New PC where to find good back-up advice?

Archived from groups: microsoft.public.windowsxp.help_and_support (More info?)

Hi,

Just about to receive my new PC. I have bought an external HDD partly to
save files for switching over.

Can anyone point me to some good advice pages for where to find useful files
to back-up, please....eg Outlook files so I can save my emails, various
settings etc, and most importantly my ISP information?

many thanks

Julie

(cross-posted to ISP support group)
5 answers Last reply
More about find good back advice
  1. Archived from groups: microsoft.public.windowsxp.help_and_support (More info?)

    This mostly depends on which programs that you use. Search the internet for
    the programs that you're concerned with (for example: Outlook Express -
    search for Saving outlook express email - and - Saving Outlook Express
    settings) There'll be plenty of instructions out there.

    Also, review these documents on the Files and Settings Transfer Wizard and
    System Restore -
    http://support.microsoft.com/default.aspx?scid=kb;[LN];304903
    http://support.microsoft.com/default.aspx?scid=kb;en-us;302796
    http://www.microsoft.com/technet/prodtechnol/winxppro/plan/faqsrwxp.mspx

    2 basic strategies are available for backup. There's the simple backup of
    files, and the imaging of your entire disk. Each has it's benefits and
    drawbacks.

    I backup critical files by copying them on a schedule very frequently
    (because they don't take up that much room), and I save 30 days worth of
    files before I start overwriting them (it's an accounting program) - for this
    I use a program called SyncBackSE (there is a freeware version available -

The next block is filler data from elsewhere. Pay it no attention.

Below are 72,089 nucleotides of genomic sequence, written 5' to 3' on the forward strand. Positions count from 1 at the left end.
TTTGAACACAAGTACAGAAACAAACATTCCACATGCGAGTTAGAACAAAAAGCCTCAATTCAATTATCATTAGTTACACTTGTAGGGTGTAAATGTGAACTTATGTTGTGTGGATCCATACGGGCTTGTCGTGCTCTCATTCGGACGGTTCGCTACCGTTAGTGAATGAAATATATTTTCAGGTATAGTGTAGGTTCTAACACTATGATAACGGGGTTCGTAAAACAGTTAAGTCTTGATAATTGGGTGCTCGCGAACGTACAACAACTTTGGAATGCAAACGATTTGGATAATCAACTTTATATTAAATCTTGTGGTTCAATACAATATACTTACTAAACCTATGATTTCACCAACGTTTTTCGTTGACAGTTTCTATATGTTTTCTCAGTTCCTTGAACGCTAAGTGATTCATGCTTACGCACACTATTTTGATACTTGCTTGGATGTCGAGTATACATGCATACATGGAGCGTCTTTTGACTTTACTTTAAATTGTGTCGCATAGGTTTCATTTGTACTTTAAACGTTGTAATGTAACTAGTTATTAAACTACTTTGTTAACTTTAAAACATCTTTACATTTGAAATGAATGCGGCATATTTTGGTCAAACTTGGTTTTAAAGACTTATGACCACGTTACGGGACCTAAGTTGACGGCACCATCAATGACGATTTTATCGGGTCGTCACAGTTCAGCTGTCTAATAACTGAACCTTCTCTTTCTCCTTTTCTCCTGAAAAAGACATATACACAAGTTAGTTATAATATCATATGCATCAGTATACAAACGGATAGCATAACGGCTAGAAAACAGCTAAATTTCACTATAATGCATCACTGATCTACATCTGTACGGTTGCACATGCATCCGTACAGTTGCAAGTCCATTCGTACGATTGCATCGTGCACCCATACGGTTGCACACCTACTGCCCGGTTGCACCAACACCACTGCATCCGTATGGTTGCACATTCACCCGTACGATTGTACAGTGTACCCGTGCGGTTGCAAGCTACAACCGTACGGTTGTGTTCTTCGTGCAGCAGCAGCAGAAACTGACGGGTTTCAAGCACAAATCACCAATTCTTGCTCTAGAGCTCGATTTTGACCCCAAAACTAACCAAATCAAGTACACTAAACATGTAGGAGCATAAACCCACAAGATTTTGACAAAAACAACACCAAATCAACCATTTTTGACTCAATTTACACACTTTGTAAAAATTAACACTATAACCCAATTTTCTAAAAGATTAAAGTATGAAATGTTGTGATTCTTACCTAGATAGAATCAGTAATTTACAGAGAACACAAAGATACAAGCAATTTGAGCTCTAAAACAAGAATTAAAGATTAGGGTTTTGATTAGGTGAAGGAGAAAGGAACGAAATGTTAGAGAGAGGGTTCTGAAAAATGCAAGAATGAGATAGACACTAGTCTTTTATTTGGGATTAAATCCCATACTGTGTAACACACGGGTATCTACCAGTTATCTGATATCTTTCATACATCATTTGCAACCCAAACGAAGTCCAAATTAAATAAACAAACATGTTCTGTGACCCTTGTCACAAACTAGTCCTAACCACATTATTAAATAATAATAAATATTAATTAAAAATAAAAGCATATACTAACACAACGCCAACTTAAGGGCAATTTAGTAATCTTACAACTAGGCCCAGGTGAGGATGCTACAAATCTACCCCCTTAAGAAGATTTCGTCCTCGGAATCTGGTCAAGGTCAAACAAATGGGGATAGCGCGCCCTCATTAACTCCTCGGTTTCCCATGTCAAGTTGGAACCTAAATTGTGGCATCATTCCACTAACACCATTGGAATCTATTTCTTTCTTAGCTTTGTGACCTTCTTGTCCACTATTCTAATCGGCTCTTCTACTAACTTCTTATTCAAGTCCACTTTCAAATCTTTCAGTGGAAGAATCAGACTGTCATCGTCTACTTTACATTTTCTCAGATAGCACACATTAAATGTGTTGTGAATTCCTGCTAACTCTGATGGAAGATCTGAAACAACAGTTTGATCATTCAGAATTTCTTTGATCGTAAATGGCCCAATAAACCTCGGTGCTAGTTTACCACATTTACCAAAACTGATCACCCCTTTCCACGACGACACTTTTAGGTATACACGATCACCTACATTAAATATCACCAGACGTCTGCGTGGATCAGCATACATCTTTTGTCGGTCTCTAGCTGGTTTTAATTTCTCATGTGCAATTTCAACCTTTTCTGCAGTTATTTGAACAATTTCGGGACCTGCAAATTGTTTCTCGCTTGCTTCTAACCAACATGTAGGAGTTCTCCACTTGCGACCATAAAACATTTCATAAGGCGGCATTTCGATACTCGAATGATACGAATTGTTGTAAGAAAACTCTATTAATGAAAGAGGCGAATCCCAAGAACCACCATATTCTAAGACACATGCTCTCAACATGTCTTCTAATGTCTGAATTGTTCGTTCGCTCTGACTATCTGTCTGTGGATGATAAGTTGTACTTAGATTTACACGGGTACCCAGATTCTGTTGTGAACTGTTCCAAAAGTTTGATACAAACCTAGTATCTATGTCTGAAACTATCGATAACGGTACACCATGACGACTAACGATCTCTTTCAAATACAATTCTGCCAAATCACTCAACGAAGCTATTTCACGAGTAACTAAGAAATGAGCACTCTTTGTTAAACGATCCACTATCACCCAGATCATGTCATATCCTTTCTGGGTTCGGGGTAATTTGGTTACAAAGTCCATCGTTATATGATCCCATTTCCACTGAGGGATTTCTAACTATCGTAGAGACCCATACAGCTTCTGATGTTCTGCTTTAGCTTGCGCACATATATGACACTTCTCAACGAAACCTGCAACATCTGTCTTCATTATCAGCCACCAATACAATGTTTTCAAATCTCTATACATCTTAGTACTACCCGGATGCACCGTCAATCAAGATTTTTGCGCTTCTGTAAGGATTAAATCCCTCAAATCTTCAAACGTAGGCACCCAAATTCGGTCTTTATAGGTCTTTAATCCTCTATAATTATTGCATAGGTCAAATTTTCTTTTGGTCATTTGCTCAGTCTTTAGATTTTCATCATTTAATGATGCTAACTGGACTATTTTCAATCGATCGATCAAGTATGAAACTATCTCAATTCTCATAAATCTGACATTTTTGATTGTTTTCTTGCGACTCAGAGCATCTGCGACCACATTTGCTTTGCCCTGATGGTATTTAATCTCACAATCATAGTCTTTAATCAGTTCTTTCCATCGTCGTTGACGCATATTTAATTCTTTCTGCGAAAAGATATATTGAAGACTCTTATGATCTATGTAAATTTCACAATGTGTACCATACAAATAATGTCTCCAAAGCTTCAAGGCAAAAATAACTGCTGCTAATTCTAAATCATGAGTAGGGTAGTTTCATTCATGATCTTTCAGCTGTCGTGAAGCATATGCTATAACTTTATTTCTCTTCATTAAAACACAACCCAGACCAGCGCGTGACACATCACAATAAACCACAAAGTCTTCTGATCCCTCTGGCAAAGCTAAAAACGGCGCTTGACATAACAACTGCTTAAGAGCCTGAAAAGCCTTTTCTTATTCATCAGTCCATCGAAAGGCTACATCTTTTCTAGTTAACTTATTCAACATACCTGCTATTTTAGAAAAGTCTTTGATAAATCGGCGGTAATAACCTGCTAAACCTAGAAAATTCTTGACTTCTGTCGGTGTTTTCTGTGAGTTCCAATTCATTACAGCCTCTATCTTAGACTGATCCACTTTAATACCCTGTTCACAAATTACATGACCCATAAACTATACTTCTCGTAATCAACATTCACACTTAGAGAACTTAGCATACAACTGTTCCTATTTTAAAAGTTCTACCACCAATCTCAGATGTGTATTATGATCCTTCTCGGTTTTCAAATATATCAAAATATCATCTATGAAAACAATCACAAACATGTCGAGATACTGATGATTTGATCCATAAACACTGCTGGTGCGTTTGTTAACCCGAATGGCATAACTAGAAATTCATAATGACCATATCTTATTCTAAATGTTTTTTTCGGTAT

and others prefer the Cobian backup freeware)

    To ensure that I can get my system back up and running quickly (in the event
    of a system crash) I use a disk imaging utility called Acronis True Image
    (about $50 US). It makes a complete copy of my entire hard drive - so, if my
    system crashes, I can be back up and running within 20 minutes. The drawback
    is that the file it saves is so large that I can't save many copies of it -
    so I only do it every 2 weeks.

    "Julie Meikle" wrote:

    > Hi,
    >
    > Just about to receive my new PC. I have bought an external HDD partly to
    > save files for switching over.
    >
    > Can anyone point me to some good advice pages for where to find useful files
    > to back-up, please....eg Outlook files so I can save my emails, various
    > settings etc, and most importantly my ISP information?
    >
    > many thanks
    >
    > Julie
    >
    > (cross-posted to ISP support group)
    >
    >
    >
  2. Archived from groups: microsoft.public.windowsxp.help_and_support (More info?)

    "Julie Meikle" <julie.meikle@btinternet.com> wrote:

    >Hi,
    >
    >Just about to receive my new PC. I have bought an external HDD partly to
    >save files for switching over.
    >
    >Can anyone point me to some good advice pages for where to find useful files
    >to back-up, please....eg Outlook files so I can save my emails, various
    >settings etc, and most importantly my ISP information?
    >
    >many thanks
    >
    >Julie
    >
    >(cross-posted to ISP support group)
    >

    Use the Files and Settings Transfer Wizard that comes with Windows XP.
    See the article by MVP Gary Woodruff at
    http://www.aumha.org/win5/a/fast.htm

    Good luck

    Ron Martell Duncan B.C. Canada